Hydra trick: Reproducing a build locally, using the Hydra server’s own store

Currently, the “Reproduce this build locally” feature in Hydra does not support certain kinds of build inputs (for example local directories internal to the build server, and outputs from other build jobs).

If you have shell access to the build server, and Nix installed locally, you can do the following:

$ nix-copy-closure --include-outputs --from <user>@<hydra-machine> <drv-file>
$ nix-store -r <drv-file> -K

The <drv-file> is given under the tab Derivation store path on the pages for a specific build (example contains ).

The nix-copy-closure command first downloads the derivation and all its requirements. The nix-store command realizes the derivation (i.e., builds the derivation). If the build fails, the temporary build directories are kept for analysis (the -K option).

Update: Shell access is not necessary. @ikwildrpepper and @niksnut suggest using

nix-store -r <drv-file> --option extra-binary-caches http://hydra-machine

This works if you are running Nix as a single user install. If trying to do this system-wide on NixOS, you must add <hydra-machine> to the trusted-binary-caches setting in /etc/nix/nix.conf:

trusted-binary-caches = http://cache.nixos.org http://hydra-machine

Hydra trick: How to download the latest build product directly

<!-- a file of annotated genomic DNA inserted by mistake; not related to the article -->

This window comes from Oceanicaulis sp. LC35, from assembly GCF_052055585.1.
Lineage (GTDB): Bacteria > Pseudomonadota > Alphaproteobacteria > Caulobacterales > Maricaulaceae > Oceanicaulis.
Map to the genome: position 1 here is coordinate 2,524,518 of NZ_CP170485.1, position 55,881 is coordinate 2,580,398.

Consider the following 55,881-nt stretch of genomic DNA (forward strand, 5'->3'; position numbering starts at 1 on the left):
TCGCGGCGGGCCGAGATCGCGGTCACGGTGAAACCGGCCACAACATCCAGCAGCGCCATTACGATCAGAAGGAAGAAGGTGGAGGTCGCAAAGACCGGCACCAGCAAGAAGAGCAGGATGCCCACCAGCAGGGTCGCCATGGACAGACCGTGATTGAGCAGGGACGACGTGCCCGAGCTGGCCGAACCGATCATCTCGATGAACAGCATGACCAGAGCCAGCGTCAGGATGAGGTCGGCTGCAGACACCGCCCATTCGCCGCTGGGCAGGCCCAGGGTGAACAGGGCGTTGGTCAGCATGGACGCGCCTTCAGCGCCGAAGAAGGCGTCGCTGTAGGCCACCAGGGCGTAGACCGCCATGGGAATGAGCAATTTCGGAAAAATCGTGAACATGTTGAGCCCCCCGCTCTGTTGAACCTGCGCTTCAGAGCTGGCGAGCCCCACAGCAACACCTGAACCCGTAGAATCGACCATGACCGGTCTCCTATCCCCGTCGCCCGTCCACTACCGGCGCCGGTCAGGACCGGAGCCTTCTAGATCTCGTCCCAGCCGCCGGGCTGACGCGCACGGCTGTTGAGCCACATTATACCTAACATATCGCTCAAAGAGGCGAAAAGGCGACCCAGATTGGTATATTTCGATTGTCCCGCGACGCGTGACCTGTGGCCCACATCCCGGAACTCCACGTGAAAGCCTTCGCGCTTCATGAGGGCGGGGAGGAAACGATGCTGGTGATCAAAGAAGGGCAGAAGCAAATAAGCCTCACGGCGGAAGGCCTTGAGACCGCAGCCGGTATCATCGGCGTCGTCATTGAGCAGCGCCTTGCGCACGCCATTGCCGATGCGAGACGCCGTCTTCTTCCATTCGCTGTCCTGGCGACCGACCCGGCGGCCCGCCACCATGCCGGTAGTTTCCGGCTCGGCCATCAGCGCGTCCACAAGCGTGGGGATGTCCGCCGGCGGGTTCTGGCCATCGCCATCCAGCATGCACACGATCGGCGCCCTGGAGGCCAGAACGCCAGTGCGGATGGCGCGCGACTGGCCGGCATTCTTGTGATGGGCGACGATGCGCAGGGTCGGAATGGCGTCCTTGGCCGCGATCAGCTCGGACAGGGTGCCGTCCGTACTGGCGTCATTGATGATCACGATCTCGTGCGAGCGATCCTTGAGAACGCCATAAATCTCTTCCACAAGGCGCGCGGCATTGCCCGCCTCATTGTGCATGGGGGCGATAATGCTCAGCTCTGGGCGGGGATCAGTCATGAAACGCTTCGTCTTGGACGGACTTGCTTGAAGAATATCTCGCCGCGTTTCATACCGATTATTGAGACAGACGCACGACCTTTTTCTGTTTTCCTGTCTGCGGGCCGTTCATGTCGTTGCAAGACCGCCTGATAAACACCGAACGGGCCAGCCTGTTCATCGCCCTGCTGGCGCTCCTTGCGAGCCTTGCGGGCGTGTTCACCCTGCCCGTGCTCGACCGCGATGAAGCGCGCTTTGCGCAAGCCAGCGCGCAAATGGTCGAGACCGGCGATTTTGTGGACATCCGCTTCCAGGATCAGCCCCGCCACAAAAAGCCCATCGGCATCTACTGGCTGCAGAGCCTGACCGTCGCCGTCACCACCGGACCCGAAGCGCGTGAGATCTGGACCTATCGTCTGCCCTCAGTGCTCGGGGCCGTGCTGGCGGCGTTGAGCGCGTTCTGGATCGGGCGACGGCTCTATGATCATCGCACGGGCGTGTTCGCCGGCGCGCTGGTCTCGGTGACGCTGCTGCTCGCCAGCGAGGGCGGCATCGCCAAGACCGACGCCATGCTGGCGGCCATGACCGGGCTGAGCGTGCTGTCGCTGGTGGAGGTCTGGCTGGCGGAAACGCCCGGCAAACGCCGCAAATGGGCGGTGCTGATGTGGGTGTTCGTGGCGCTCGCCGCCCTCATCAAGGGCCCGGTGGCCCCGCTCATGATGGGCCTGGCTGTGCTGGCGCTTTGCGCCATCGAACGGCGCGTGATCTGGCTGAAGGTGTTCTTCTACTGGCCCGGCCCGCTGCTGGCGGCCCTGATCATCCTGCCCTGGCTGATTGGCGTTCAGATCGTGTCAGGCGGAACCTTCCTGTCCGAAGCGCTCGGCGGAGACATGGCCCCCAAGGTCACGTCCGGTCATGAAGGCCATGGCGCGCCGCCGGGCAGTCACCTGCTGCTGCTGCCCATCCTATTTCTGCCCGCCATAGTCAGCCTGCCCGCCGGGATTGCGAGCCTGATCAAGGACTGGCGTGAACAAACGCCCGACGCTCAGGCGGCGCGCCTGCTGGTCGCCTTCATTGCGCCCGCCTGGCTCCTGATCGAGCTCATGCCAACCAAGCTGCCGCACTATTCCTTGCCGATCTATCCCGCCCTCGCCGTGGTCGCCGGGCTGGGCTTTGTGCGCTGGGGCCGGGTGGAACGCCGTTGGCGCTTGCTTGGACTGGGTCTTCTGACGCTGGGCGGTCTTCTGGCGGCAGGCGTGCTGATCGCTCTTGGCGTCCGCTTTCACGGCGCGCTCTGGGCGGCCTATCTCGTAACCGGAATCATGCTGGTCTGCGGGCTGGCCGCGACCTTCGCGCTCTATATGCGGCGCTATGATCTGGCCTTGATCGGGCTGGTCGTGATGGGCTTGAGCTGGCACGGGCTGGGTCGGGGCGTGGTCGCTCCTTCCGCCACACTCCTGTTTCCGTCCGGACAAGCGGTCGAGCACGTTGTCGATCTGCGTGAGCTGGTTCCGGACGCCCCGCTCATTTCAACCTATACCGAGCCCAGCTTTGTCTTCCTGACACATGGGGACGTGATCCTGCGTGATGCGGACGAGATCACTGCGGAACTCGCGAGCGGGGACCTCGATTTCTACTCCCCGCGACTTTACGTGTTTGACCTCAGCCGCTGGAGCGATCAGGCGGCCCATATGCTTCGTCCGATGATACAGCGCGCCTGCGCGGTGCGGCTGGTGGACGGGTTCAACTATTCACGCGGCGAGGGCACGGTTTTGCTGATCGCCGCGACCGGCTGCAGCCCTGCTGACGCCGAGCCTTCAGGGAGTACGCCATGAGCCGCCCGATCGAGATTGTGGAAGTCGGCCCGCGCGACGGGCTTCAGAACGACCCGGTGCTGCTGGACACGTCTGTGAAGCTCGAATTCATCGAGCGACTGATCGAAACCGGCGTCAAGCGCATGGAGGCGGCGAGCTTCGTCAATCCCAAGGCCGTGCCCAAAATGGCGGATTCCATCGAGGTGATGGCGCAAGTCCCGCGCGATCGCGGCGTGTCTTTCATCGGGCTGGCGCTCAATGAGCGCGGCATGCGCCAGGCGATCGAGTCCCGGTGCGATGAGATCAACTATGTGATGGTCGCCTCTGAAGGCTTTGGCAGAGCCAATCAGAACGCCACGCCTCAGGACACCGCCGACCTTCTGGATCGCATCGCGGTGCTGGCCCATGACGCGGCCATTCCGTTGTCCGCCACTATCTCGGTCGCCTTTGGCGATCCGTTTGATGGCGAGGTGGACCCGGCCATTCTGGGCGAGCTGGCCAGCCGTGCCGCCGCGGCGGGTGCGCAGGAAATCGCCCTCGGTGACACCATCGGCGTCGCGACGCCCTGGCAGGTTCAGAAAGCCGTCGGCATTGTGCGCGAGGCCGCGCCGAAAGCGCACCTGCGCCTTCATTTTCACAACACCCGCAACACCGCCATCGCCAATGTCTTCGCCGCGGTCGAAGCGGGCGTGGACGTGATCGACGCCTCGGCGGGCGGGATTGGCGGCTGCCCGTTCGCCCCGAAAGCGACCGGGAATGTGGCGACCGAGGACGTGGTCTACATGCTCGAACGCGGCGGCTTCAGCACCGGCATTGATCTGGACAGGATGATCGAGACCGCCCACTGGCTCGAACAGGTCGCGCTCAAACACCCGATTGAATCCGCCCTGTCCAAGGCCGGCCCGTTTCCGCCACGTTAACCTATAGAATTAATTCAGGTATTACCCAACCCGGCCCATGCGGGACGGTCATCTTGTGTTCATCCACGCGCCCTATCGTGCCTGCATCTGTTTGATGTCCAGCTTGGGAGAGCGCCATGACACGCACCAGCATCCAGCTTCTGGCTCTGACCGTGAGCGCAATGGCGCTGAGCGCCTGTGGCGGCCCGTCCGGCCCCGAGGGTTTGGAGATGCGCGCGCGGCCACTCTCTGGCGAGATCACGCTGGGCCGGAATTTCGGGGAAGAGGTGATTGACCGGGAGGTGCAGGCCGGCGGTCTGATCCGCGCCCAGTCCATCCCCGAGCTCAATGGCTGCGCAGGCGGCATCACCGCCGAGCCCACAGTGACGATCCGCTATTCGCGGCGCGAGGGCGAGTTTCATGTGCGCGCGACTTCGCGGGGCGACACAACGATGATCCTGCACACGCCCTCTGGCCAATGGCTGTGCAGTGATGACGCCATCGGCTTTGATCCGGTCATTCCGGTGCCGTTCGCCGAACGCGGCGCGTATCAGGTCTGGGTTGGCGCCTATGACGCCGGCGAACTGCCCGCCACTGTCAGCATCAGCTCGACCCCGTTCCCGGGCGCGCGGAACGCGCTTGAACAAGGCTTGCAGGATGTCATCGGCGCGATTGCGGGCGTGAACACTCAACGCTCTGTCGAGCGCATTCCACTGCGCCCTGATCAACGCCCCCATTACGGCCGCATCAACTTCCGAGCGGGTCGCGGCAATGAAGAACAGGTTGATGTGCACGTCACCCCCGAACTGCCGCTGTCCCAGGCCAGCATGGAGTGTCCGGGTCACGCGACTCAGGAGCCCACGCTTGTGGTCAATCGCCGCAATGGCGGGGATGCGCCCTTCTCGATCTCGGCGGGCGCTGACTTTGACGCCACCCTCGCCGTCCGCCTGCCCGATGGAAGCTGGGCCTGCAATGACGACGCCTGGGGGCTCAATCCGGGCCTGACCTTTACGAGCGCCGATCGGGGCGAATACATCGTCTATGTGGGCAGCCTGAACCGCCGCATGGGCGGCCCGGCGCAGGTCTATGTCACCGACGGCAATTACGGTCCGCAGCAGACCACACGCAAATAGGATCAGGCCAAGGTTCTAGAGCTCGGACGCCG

Let’s say you have a Hydra project projectx and a jobset laser and derivation pistol. The link to the latest successful build is then

http://hydra.yourdomain/job/projectx/laser/pistol/latest

Let’s assume this derivation produces one tarball, called blueprint.tar.gz. You can download the file directly at

http://hydra.yourdomain/job/projectx/laser/pistol/latest/download/1/blueprint.tar.gz

Nix trix: How to duplicate a derivation from a remote machine

Today I needed to duplicate a Nix derivation from our build machine to my local workstation. Turns out this is really easy using nix-store's --export and --import:

$ ssh user@remote "nix-store --export /nix/store/m7h9ch7n5gfx3p0375f2ayhj15asd1qf-ruby-rake-0.9.6/"
| nix-store --import

@ikwildrpepper pointed out that this is even easier if you use nix-copy-closure:

$ nix-copy-closure --from user@remote /nix/store/m7h9ch7n5gfx3p0375f2ayhj15asd1qf-ruby-rake-0.9.6

I would highly recommended that you set up password-less login for user@remote before you try this.

“The compar routine is expected to have two arguments which point to the key object and to an array member, in that order, and should return an integer less than, equal to, or greater than zero if the key object is found, respectively, to be less than, to match, or be greater than the array member.”
man bsearch

Shell trick #4: Keyboard shortcuts for output control

Ever regret you didn’t take that speed reading class when the output some console program scrolls by too fast? Worry not, there’s a fix for that.

It’s possible to suspend and resume the output from any console program. It’s also possible to scroll back and forth in the console buffer, whether you are in a graphical terminal or a text-mode console such as the Linux virtual terminal (textmode VT).

Bash and Zsh
  • Ctrl-S - suspend output from current program
  • Ctrl-Q - continue output from current program
  • Ctrl-PgUp - scroll backwards in the console buffer to read older program output
  • Ctrl-PgDn - scroll forwards in the console buffer to read newer program output

A common rookie mistake is to freeze the entire terminal by accidentally hitting Ctrl-S. When this happens, hitting Ctrl-Q will thaw it just fine.